By Jeff Fuller
The finishing of ceilings quite often takes a backseat to many other esthetic categories like flooring and trimwork. Nevertheless, by overlooking the ceiling, one may be missing out on a significant architectural and decorative aspect of the project. In terms of a visual ‘look,’ the ceiling can be just as important a design item as the flooring.
The beauty and historical accuracy of tin ceilings can bring to life residential, restaurant, or hospitality spaces. What was once considered an answer to the wealthy European ornate plaster ceiling became a standard for the middle class. Unfortunately, real tin panels are now extremely hard to find. Salvaging used items can be a very trying process to get what one wants as far as style, and can also come at a very high cost.
To mimic the look of real tin, product manufacturers have developed decorative panels in metal and thermoformed styrene (i.e. faux or plastic) options. With styles ranging from Victorian and Classic to Modern, these finishes can be used not only for high-end residential and hotel spaces, but a wide range of building types.
As with any material in the construction industry, however, the cost factor is very important. Deciding whether a metal or styrene product is the best fit can be determined by considering the materials’ advantages, pricing, and installation techniques.
Metal panels cost more than faux panels. Copper and brass are the most expensive—approximately $75 to $96/m2 ($7 to $9/sf)—and typically used on extreme high-end applications or for historical accuracy. Steel and aluminum are slightly less expensive at $21 to $42/m2 ($2 to $4), but still come with a high price tag. There are two other additional costs that come into effect with metal panels: the labour and the substrate. These metal panels can be used in either a grid system or applied directly to a solid surface such as plywood.
Steel panels are very similar to aluminum products in many ways, and both are made in the fashion of a press-like stamping. The former’s advantage over the latter is the strength of the panel and its availability. Aluminum, on the other hand, is lighter to work with, and will not rust. Therefore, this material is typically used in areas that will be exposed to humidity or wet conditions, such as backsplashes.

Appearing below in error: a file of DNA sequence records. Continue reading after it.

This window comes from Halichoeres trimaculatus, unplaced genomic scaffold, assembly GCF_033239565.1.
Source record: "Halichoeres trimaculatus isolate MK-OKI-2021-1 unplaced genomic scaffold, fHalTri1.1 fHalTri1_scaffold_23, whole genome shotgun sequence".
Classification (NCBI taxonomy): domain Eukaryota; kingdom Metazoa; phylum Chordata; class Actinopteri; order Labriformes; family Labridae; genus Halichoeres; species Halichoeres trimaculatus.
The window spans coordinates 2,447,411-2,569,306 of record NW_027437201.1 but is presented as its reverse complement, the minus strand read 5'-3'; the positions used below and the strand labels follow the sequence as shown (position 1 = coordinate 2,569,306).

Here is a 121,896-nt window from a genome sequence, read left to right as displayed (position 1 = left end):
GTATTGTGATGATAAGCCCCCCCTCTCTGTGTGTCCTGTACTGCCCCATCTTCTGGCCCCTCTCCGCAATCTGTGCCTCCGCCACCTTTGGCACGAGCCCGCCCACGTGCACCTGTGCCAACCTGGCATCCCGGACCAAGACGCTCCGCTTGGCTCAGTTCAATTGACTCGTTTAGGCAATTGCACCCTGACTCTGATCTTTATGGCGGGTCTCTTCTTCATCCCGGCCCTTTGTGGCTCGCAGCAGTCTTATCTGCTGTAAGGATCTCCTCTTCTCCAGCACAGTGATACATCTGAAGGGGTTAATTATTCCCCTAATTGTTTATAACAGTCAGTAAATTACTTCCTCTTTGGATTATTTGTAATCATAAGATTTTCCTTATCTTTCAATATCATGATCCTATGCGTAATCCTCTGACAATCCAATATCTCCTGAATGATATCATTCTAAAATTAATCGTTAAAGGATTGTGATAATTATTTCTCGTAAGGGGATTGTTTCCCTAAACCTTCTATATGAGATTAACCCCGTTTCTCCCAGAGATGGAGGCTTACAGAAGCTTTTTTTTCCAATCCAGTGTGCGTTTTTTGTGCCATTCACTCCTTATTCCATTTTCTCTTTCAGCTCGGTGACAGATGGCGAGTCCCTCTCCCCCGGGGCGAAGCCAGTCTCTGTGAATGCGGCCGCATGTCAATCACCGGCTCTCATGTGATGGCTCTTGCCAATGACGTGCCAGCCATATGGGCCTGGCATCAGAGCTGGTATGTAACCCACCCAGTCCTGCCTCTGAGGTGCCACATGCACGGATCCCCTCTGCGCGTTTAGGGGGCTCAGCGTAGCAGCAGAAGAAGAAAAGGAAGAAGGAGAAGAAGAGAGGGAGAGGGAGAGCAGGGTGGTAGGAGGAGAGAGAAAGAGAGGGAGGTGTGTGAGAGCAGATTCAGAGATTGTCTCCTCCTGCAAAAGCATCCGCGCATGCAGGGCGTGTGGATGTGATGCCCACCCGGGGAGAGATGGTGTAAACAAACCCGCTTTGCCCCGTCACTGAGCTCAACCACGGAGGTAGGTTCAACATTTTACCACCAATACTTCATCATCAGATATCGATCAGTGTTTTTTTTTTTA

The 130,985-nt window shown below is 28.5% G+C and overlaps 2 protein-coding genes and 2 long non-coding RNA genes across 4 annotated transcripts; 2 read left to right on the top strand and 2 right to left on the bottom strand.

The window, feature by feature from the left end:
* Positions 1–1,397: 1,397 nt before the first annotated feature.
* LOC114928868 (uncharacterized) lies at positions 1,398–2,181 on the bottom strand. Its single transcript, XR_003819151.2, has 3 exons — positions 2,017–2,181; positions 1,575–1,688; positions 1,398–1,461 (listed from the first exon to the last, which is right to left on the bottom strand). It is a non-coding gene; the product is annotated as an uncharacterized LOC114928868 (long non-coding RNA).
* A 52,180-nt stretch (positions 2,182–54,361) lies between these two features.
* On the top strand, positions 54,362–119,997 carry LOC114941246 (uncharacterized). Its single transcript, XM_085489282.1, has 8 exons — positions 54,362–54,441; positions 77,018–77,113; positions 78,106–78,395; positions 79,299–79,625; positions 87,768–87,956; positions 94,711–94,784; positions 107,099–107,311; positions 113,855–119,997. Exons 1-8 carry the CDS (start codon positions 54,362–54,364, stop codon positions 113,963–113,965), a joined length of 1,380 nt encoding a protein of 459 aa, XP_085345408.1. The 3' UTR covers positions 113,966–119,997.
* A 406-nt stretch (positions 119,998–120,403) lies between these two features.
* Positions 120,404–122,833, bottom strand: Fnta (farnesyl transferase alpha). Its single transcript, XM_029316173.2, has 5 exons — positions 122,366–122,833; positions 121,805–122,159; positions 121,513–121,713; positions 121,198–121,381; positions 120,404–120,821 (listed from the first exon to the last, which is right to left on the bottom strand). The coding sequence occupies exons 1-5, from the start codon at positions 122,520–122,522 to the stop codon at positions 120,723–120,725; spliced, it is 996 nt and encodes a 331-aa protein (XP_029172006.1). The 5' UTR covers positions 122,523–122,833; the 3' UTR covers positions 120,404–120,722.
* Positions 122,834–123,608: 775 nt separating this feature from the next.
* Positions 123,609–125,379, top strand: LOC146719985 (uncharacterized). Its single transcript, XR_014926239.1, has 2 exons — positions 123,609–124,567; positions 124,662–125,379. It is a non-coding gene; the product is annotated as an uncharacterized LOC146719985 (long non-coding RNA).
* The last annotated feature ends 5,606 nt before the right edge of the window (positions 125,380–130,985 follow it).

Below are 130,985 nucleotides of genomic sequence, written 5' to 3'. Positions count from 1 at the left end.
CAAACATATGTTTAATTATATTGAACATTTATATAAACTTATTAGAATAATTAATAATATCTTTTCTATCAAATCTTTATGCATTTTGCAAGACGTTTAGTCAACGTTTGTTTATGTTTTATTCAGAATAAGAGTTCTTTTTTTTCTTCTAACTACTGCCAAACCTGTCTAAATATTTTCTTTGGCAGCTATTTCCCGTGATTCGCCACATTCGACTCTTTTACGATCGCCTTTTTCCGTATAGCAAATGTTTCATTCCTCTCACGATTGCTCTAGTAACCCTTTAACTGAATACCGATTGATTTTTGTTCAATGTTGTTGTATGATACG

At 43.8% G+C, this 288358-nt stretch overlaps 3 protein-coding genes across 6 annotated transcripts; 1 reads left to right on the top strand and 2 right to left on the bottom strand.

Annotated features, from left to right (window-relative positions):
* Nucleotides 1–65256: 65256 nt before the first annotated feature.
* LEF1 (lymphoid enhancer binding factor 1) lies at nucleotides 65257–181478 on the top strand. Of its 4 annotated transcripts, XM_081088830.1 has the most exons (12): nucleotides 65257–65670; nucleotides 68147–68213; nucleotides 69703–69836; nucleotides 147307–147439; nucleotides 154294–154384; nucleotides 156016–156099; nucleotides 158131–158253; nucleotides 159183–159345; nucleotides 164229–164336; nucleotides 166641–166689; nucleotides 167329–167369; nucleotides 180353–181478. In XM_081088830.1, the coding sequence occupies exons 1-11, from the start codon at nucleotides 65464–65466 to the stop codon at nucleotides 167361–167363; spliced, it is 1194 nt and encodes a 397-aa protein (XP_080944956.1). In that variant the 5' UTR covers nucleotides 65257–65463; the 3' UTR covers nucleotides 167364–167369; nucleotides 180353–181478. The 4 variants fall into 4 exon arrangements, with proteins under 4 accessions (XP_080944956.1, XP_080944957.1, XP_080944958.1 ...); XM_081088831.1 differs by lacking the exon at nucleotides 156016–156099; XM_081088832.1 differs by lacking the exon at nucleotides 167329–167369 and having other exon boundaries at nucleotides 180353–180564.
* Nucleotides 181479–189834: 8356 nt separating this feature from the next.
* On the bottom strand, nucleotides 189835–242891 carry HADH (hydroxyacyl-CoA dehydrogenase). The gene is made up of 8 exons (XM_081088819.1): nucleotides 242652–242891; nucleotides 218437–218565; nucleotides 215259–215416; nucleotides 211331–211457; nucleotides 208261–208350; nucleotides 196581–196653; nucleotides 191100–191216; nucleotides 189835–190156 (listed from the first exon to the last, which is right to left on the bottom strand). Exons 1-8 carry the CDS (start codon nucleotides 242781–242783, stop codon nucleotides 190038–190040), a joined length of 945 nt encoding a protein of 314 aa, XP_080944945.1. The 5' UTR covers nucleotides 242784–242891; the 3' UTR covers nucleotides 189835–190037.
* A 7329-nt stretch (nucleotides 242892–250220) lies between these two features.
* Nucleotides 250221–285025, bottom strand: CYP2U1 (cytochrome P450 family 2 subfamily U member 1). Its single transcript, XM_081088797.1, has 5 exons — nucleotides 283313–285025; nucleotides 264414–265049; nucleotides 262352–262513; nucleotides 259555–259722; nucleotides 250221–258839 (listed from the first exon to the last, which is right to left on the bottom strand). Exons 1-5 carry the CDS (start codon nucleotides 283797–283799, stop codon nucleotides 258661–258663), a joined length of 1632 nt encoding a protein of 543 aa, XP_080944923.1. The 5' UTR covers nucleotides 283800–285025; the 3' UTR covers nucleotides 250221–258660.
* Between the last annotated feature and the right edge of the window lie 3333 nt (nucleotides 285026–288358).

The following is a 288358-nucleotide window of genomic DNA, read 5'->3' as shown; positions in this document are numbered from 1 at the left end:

Metal panels come in a few different sizes, the most common being 0.6 x 1.2 m (2 x 4 ft). The difference in sizing comes down to whether they are being used in a T-grid or just being applied to a wall or ceiling surface. Metal panels can weigh about 1.4 kg (3 lb) in comparison to 0.5 kg (1 lb) for styrene. This weight is not an issue when using a T-grid suspension system or when the proper framing is specified.
Installation of metal panels can be very labour-intensive. Finding a contactor that has the experience and know-how can sometimes be challenging. Before installation, there needs to be a substrate applied to the ceiling or wall; this can be in the form of plywood or 1×4 furring strips.
If using furring strips, one can adjust and shim while applying them to ensure there is a nice flat surface with which to work. If there is already a flat surface (e.g. a new construction scenario), plywood might be an easier way to apply the substrate. Furring strips would need to be applied approximately 305 mm (12 in.) on centre (oc). Cross-strips are also needed where the panels will be overlapping for additional support parallel to the furring strips.
Once the surface is prepared, the next step is making certain the panels are laid out in the most visually preferable way. When deciding where to start, important considerations include the locations of the entrances, the direction from which the light is coming, and how the cut edges will end. For example, at a main entrance into a room, it makes sense to start at the farthest point so the closer panels overlap the others to hide seams. (Another route would be to opt for a suspension system.)
When nailing metal panels in a direct application, it is important to drive the nail at an angle to give maximum strength and hold. The nail should be set in the nipple portion on the panel’s outer edge. This nipple or dot is designed for the nail application. When applying the next panel, one is overlapping at the panel’s dot dash area—this is where there needs to be additional support or furring. When a cut sheet is needed, the cut side is to be placed on the wall side. This cut edge can be hidden by a cornice.
The finishing of metal panels needs to be done before installation. This is because they need to be finished on the back side as well as the front to help prevent rust. Many times they are primed front and back before installation then after installation the desired colour is applied. One should avoid water-based paint as it will rust the metal. Any gaps occurring in the cornice edges can be filled in using a liquid solder prior to painting.
The metal panel is versatile, and can be used on walls, wainscotings, and backsplashes. Steel must be painted to prevent rust; the added benefit is this allows colours to be matched to the rest of the décor.
As a synthetic alternative to metal, styrene panels bring some impressive attributes, including:
- clean, crisp detail;
- solid colouring; and
- ease of installation.
As with metal panels, these styrene products are often 0.6 x 1.2 m (2 x 4 ft) to maximize coverage.